Blake Lively is, objectively, the best thing about this movie. She strides on screen in her insanely expensive high fashion attire, drops a few killer lines that shock the audience into laughter and steals the movie from everyone else. She owns every scene she’s in and walks around with more confidence than a human should be able to possess. She switches emotions on a dime with effortless ease, going between genuinely kind to intimidating to playful to potentially dangerous sometimes within the same scene. Blake certainly isn’t an unknown but some roles are able to take a good career and make it legendary. This is the kind of performance that explodes careers and throws them to the next level. She has the difficult task of taking a character that should, by all rights, be intensely hateable and somehow making them enjoyable to watch. Every scene she’s in is elevated into something truly special just by how she portrays her character, particularly during the climax.
Henry Golding proves that he really is a good actor, no matter how humble he tries to be while he’s handling press for Crazy Rich Asians. The thing about his character in Crazy Rich Asians is that, for the most part, he’s basically playing Prince Charming. His character over there was effectively flawless to the point where it was almost comical just how effortlessly kind and cool he was. Here, he’s far from flawless and it’s really great to see that he can present this character who is still an ideal, but also is completely powerless around his wife and is too engrossed in his work to spend time with his son. His recurring writer’s block finally breaks after he stops trying to pretend to be a perfect person, and those imperfections help with advancing the story.
What else really helps is that this film is just fantastically shot, from the stylistic opening titles that set the mood perfectly to a slow-motion shot that actually made me gasp with how effortlessly it revealed a key element of a character’s personality and just how it worked in the context of the story. Scenes of physical comedy are shot like they were right from a thriller, including a particularly hilarious scene involving Anna Kendrick and a tight dress that keeps using it’s editing to build tension as the conversation she has in the scene makes her more and more uneasy. Scenes where characters tell each other their deep dark secrets are made interesting when the visuals we’re being shown tell us the actual truth of what happened, even if the characters don’t want to admit it.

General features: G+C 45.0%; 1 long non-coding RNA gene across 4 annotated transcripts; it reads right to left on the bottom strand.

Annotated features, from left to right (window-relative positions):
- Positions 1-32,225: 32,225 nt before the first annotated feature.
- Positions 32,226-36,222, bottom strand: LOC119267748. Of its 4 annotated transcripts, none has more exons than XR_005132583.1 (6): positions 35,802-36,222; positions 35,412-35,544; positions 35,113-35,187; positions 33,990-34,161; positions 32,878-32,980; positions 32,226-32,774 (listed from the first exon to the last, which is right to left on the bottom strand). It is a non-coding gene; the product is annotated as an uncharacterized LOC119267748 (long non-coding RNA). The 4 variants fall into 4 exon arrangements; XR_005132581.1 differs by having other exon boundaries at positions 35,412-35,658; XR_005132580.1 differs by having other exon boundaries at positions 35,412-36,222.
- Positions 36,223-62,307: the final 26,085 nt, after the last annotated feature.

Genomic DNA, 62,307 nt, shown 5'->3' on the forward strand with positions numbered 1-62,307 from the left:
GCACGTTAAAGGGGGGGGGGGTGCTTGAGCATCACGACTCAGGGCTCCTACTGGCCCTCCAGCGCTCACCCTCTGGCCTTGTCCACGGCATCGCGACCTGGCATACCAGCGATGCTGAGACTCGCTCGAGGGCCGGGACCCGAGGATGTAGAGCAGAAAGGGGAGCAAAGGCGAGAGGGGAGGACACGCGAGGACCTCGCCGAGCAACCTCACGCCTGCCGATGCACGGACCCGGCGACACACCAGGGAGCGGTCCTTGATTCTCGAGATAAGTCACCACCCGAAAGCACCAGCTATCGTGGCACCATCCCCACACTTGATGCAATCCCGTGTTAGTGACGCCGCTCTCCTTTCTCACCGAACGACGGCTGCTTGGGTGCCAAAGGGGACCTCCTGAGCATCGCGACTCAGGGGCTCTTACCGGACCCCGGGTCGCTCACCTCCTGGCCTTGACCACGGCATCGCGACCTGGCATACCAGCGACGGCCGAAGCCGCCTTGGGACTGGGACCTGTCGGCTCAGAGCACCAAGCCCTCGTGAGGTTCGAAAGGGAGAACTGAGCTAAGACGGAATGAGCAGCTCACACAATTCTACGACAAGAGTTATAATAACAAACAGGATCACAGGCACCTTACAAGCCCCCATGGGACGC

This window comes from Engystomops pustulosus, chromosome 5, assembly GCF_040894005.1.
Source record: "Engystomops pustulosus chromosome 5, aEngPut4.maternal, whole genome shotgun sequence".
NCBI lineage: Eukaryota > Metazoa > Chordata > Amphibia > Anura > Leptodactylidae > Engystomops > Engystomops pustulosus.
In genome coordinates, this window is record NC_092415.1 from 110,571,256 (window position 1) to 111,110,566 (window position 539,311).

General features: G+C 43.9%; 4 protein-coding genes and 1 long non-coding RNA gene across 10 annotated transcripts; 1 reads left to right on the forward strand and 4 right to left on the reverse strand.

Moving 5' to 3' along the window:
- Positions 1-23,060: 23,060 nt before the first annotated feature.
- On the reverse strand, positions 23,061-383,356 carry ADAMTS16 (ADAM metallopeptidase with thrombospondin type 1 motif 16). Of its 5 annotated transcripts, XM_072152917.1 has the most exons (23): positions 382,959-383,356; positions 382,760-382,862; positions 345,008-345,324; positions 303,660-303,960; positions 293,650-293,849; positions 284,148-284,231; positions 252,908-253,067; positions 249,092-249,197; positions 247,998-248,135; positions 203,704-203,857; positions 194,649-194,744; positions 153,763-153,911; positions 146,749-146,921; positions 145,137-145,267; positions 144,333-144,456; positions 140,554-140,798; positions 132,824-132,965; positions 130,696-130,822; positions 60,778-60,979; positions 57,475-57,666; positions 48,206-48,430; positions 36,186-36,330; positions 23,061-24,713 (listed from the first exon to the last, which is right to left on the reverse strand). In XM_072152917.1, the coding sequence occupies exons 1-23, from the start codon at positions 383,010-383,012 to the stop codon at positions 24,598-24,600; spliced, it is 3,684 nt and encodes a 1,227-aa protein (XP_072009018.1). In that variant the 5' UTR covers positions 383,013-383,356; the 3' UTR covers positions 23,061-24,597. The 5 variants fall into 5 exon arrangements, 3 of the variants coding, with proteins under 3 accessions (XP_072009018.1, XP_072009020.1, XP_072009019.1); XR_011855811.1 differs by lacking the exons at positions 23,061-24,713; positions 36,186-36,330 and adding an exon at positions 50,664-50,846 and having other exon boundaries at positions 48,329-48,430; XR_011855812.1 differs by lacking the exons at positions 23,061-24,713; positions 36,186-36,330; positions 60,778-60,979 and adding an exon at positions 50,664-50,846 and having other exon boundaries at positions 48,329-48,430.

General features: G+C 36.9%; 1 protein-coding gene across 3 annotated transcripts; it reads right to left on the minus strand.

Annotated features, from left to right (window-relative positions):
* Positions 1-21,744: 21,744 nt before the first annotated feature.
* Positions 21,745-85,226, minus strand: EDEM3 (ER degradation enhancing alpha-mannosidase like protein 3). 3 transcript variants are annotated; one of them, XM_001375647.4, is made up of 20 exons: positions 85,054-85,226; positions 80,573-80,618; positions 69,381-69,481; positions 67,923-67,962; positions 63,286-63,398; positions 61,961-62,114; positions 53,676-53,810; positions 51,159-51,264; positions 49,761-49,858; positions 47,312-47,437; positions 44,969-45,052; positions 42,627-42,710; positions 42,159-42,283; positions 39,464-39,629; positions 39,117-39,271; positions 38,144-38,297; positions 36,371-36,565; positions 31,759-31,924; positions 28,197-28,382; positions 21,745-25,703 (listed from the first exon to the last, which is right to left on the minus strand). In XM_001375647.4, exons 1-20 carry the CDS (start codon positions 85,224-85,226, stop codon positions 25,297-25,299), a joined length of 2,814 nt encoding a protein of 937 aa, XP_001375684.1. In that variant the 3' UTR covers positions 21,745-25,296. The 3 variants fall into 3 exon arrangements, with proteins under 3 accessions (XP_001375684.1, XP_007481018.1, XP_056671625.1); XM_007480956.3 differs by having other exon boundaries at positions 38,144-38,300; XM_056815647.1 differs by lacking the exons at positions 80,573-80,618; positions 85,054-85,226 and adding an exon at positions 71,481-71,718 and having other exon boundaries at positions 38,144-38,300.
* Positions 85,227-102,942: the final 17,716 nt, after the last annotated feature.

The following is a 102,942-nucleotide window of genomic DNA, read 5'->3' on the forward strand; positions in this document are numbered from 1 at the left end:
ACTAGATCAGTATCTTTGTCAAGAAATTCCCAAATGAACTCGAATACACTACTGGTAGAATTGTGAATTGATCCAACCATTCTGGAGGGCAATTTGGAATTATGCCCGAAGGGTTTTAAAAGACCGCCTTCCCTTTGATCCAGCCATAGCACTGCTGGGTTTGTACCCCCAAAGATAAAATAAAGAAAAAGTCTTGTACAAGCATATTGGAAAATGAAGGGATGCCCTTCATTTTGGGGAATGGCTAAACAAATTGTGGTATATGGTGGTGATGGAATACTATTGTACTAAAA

Those little visuals also help create a ton of great dark adult humor that works wonderfully. There’s enough humor to keep this from being just a regular Gone Girl copy, which it could’ve been if the film wasn’t aware that there is an incredible amount of comedic value in the over-the-top story and embraces that comedy in several moments that are helped because the film is being led by a pair of great comedic actresses. The other thing about the comedy is that the film uses it to trick the audience into a false sense of security. It pulls you in with a good few jokes so that when it takes a turn to embrace the dark thriller side, it hits even harder. It plays both elements as carefully as it can and that’s just delightful.
The entire film is delightful, a thrilling ride through a dark tale set in suburbia that is there to give the audience one hell of a good time. I found myself laughing and gasping in equal measure and have found a film I’m joyfully looking forward to revisiting later. There are still several months left in the year and maybe when I look back on it I’ll think differently, but right now A Simple Favour is my favourite film of the year and I couldn’t recommend it more.